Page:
It is true that Goffman could be heedlessly, even heartlessly, callous. At Berkeley, Gary T. Marx relates (1984:657), Goffman on occasion was repellantly ungallant to some of his students, once using the word “gimp” in front a woman with a severe physical handicap, once jocularly discussing stigma-managing strategies of stutterers in front of a student of his who spoke with a pronounced stutter. Marx adds that this blasé callousness offset the otherwise warm, inclusively good-humored sense of “we fellow students” that Goffman also cultivated as an aspect of his persistently expressed sympathies for underdogs and unfortunates of many stripes. All this rings true of the Goffman(s) I experienced.

In thus being intentionally tactless, Goffman in effect was playing off against his own account of stigmatization, conceived as a gratuitously reinforcing source of undue suffering (or even “surplus repression,” if you will), the very blight he single-mindedly did so much to dispel. I suspect that Goffman put a damper on his penchant for cruelly flippant gaucherie once away from the hipper-than-thou proclivities of the more hothouse environs of the California scene, allowing more free play for his considerable capacity for fellow-feeling. For instance, see the account of Goffman's sensitive and generous mentoring of Gardner (2008), a Penn student who had a severe neurological condition that affected all aspects of her everyday life, making Goffman's work a revelation to her.

Most of the time in class, though, Goffman could proceed on the assumption that his audience would recognize, even appreciate, his untactfully tactical use of otherwise offense-giving terms as an implied solidarity marker, even with such gauche or mean or malicious tags as “nuthouse,” “cripple,” or “faggot.” To be sure, while impassively expressed, such terms were usually used in a bracketed, sardonically knowing way to signal a shared folkloric sophistication about labeling among the social science cognoscenti, a way of extending a gesture of inclusion to mere students as privileged “own” members of the “wise.” This Gestalt-like teetering between etic-emic understandings was also very much in keeping with the urban-ethnographical ethos of Chicago-style “inside-dopesterism,” with its tropism toward the alluring undersides of disreputable subworlds beyond the ken of conventional middle-class life.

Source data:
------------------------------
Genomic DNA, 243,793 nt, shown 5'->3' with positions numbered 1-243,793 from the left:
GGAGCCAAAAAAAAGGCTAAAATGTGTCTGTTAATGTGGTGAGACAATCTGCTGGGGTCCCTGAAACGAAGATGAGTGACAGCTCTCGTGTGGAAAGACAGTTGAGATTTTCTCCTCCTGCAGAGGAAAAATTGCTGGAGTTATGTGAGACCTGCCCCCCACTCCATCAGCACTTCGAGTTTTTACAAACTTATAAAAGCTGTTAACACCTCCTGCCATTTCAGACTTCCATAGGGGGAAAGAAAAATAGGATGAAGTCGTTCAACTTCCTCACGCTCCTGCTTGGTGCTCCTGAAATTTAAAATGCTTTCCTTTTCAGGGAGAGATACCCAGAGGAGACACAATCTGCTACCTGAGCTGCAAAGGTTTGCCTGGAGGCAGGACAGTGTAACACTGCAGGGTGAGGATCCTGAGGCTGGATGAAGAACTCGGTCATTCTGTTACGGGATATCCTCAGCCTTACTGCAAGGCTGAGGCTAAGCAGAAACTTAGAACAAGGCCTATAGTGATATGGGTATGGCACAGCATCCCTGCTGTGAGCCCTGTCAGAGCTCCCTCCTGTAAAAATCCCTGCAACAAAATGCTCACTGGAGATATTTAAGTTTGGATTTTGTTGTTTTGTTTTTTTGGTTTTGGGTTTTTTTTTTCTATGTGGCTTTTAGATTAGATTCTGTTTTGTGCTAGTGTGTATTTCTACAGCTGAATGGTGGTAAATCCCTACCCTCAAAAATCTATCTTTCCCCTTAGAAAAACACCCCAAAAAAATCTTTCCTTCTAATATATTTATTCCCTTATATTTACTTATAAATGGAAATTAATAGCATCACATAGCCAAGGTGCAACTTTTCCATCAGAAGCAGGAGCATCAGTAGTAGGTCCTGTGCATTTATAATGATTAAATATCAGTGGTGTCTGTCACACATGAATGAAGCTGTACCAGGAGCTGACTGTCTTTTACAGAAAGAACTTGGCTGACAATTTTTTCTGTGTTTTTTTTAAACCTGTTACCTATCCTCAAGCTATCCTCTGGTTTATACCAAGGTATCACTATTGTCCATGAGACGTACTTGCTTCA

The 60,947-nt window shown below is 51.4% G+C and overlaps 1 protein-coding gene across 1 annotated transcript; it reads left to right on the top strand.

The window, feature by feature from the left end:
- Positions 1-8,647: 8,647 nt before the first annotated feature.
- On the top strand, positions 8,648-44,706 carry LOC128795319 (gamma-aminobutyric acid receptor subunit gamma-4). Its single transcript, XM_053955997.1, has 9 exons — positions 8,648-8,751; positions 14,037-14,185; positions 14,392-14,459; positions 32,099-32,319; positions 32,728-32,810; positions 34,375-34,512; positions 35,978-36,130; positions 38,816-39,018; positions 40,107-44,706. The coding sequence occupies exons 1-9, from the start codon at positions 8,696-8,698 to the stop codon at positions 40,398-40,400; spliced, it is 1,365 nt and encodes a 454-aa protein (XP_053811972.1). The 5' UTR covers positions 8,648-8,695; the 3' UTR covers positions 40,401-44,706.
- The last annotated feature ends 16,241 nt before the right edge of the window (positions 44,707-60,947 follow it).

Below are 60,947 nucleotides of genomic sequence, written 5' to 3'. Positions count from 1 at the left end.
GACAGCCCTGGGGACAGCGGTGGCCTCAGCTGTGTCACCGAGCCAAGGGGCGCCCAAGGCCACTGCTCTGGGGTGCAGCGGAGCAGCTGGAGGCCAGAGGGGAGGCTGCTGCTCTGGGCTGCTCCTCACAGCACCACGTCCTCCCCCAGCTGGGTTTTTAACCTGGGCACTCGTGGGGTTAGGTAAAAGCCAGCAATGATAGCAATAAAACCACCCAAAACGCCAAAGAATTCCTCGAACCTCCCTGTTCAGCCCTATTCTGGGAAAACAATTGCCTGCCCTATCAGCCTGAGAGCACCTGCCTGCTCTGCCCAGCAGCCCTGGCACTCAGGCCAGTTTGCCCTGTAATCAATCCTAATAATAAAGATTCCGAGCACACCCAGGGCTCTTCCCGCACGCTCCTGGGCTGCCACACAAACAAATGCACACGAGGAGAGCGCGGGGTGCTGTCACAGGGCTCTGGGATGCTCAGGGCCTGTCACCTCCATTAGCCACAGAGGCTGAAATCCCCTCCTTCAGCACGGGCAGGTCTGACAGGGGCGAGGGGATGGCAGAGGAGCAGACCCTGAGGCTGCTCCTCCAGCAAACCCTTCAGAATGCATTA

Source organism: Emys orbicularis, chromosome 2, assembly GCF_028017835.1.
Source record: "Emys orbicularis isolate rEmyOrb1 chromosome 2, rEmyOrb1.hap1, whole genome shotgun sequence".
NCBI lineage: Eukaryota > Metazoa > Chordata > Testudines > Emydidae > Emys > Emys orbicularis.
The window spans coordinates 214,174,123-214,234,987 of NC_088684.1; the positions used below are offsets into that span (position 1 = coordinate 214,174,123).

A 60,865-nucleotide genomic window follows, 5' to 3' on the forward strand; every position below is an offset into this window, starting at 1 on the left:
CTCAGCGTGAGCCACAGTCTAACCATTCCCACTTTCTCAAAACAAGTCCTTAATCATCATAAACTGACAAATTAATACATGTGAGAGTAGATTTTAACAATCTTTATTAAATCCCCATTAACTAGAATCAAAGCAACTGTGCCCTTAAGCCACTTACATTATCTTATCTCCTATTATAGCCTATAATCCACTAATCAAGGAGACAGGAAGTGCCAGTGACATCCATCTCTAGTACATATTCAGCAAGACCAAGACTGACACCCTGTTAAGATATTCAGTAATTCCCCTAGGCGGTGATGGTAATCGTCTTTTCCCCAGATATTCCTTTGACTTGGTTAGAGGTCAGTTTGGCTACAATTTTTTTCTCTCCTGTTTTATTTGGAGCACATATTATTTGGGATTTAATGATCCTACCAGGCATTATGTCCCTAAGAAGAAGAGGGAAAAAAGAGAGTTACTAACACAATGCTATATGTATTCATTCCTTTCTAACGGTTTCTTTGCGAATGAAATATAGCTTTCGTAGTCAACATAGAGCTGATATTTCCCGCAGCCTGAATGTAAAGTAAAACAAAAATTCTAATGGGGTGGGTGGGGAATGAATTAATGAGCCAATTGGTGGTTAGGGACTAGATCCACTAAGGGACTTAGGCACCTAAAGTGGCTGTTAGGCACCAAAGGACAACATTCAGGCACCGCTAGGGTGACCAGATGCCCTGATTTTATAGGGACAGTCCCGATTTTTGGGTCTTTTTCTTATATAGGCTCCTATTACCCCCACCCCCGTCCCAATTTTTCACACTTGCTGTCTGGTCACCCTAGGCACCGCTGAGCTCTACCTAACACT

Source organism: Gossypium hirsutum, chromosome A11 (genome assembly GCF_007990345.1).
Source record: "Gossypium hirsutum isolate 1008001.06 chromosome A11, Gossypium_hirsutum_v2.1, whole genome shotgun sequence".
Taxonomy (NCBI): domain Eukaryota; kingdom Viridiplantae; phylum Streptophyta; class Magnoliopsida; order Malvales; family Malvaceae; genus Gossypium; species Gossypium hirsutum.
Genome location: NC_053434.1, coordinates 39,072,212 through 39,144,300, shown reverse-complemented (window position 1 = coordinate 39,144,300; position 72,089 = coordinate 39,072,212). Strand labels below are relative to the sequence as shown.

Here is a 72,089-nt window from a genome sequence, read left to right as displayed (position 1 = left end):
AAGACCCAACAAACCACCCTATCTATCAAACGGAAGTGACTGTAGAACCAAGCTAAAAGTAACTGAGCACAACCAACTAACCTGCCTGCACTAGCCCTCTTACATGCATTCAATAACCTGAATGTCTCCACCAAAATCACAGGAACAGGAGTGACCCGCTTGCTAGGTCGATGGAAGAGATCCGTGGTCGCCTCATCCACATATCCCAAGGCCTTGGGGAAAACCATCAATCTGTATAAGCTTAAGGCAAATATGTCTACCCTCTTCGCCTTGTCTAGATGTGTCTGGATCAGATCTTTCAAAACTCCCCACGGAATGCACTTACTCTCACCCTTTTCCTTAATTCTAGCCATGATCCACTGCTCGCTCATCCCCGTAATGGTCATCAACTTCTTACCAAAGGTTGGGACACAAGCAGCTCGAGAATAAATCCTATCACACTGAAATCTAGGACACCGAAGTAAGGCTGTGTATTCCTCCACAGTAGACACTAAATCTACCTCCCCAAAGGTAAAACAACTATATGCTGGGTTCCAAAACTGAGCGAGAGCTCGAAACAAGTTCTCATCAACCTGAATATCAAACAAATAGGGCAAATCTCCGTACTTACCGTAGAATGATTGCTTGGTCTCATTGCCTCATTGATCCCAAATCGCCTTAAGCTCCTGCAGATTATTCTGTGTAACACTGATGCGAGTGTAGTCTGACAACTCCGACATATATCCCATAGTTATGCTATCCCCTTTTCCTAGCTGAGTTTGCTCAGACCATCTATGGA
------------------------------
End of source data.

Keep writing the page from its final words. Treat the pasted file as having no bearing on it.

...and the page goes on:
Taken in that spirit, Goffman's students realized that his use of lowdown vernacular was meant to convey an ironic distancing from their literal use, even as they signaled an up-front closeness of inspection of the phenomena thus referenced. For we were all well aware that Goffman had courageously exposed himself to the sociological bedlam of the mental hospital, an ethnographic site far removed from the settled folkways of the Shetland Islands, not to mention the exotic charms of Bali or some other cushy anthropological spot. We knew, too, that he had knowingly risked the contamination of his own reputation by his early sympathetic treatment of homosexuals, among other social pariahs, at a time when it was by no means an easy thing to do so openly in the academic world, let alone in print. That was largely true even in the 1970s, a situation that has since become almost totally reversed, quite in keeping with the “normifying” agenda of Stigma (Goffman 1963).

As a moralist operating behind a cooly amoral front, he frequently relied on antiphrasis, the rhetorical device of saying the opposite of what one evidently means; in translation, his stigmatizing talk (including self-referential Jewish jokes) conveyed an irony-laced message of contra-stigmatizing. Such overt stigma-marking, a form of inverted execration, is the converse of what was to become a whole set of restrictive, sometimes Grundyish, speech codes known as “political correctness.” So, once again, much in keeping with the “two selves” theme propounded by Philip Manning (1992:44–46, 57), Goffman contrived to have things oxymoronically, in two contrarily pointed directions at once.